Full-text available
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Presentation to New Zealand Treasury officials
Franchising remains a major business model and international market-entry strategy (particularly in the retailing and hospitality industries), and has substantial effects on company strategy, growth and survival. Franchising accounts for a significant percentage of economic output, employment/payroll-costs and sales revenues in many developed countries (and increasingly, in many developing countries). This chapter: (i) critiques existing theoretical and empirical studies on franchise contracts, franchise royalty fees and incentives; (ii) critiques the use of game theory in franchising studies; (iii) introduces a new franchise incentive system and dynamic franchise fee/royalty system; and (iv) introduces optimal conditions for royalty systems in franchising.
Forecasting the success of megaprojects, such as the Olympic Games or space exploration missions, is a very difficult but important task, due to their complexity and the large capital investment they require. Typically, megaproject stakeholders do not employ formal forecasting methods, but instead rely on impact assessments and/or cost–benefit analysis; however, as these tools do not necessarily include forecasts, there is no accountability. This study evaluates the effectiveness of judgmental methods for successfully forecasting the accomplishment of specific megaproject objectives, where the measure of success is the collective accomplishment of such objectives. We compare the performances of three judgmental methods used by a group of 69 semi-experts: unaided judgement (UJ), semi-structured analogies (s-SA), and interaction groups (IG). The empirical evidence reveals that the use of s-SA leads to accuracy improvements relative to UJ. These improvements are amplified further when we introduce the pooling of analogies through teamwork in IG.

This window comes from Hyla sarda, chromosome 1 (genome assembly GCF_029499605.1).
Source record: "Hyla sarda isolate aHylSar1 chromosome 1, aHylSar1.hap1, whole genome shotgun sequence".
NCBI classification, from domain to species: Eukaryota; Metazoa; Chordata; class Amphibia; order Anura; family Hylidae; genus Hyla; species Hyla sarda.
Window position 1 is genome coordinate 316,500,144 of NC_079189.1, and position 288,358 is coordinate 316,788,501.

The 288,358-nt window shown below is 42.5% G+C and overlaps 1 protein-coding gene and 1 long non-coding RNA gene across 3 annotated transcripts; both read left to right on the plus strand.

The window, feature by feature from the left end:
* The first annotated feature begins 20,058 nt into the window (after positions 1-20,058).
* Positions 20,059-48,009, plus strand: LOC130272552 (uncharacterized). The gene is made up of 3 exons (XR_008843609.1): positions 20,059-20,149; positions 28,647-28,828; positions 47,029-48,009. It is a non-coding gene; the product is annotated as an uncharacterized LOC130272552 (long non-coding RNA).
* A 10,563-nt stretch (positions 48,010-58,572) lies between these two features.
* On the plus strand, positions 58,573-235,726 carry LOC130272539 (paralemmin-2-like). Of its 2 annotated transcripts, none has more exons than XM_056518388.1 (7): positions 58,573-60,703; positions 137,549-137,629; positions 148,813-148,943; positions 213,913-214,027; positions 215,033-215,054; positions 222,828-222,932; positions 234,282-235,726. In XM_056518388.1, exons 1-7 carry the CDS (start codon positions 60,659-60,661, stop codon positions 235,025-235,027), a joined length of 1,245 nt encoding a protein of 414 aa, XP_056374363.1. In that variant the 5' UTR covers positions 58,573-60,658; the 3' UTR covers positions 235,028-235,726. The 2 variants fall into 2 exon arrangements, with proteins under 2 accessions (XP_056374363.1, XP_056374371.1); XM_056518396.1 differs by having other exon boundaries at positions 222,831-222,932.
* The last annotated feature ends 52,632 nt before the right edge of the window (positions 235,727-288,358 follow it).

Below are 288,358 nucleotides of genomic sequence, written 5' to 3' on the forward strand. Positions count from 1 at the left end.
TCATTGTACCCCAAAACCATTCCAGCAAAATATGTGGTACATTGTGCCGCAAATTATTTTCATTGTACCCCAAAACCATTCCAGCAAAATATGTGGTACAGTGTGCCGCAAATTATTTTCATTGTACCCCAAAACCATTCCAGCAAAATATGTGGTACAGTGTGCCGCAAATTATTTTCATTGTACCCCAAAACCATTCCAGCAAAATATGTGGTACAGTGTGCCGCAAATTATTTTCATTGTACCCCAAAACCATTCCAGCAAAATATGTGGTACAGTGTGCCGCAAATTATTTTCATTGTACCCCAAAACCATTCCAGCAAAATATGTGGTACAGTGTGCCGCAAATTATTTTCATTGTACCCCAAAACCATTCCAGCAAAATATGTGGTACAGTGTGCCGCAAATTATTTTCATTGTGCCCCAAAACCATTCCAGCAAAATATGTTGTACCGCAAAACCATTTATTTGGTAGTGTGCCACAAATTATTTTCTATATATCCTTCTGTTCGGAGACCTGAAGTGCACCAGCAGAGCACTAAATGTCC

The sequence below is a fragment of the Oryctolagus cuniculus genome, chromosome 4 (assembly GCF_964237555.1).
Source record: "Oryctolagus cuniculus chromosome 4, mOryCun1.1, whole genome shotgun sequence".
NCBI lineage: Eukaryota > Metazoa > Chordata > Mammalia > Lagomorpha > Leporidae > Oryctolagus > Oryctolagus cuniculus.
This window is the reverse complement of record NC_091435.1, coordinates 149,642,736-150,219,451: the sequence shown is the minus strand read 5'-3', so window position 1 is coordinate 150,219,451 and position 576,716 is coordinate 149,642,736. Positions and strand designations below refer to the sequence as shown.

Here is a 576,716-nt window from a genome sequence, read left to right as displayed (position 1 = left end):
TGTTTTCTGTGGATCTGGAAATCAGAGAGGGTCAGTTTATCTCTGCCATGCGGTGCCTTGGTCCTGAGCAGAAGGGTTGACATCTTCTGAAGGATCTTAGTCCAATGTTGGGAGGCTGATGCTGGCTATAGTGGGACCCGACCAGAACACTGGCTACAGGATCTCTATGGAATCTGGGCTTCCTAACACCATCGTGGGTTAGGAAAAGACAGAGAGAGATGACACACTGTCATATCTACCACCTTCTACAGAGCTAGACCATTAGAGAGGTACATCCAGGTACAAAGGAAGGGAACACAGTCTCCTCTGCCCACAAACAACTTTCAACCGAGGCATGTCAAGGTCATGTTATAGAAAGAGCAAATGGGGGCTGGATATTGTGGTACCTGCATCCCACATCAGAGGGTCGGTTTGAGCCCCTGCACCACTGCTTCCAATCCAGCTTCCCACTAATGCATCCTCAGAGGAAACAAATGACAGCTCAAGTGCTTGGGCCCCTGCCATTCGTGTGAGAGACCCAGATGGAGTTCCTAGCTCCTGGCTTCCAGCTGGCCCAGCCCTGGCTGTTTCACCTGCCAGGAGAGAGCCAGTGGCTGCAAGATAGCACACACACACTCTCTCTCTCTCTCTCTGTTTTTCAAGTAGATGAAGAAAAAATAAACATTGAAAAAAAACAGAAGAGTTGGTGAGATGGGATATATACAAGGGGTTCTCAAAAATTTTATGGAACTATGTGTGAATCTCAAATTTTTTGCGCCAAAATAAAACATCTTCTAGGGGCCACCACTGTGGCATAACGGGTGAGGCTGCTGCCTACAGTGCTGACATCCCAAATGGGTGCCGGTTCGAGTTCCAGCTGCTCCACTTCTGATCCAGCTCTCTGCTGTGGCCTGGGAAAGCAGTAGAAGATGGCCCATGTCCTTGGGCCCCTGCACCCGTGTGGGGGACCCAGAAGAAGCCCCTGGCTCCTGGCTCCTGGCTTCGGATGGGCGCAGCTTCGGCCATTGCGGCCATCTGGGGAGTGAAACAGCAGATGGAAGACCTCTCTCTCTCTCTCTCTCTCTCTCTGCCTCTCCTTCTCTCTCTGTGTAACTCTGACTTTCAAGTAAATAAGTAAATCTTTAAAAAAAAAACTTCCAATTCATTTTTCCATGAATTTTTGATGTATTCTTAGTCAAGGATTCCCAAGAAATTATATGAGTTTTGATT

Full-text available
The results of the study show the robustness of two utility-based negotiation theories-group decision theory and Nash's bargaining solution-in accurately predicting outcomes of a marketing channel laboratory simulation in which power and information conditions were varied. Both theories significantly outperformed the predictions of a random model. Nash's theory performed better than group decision theory.
Full-text available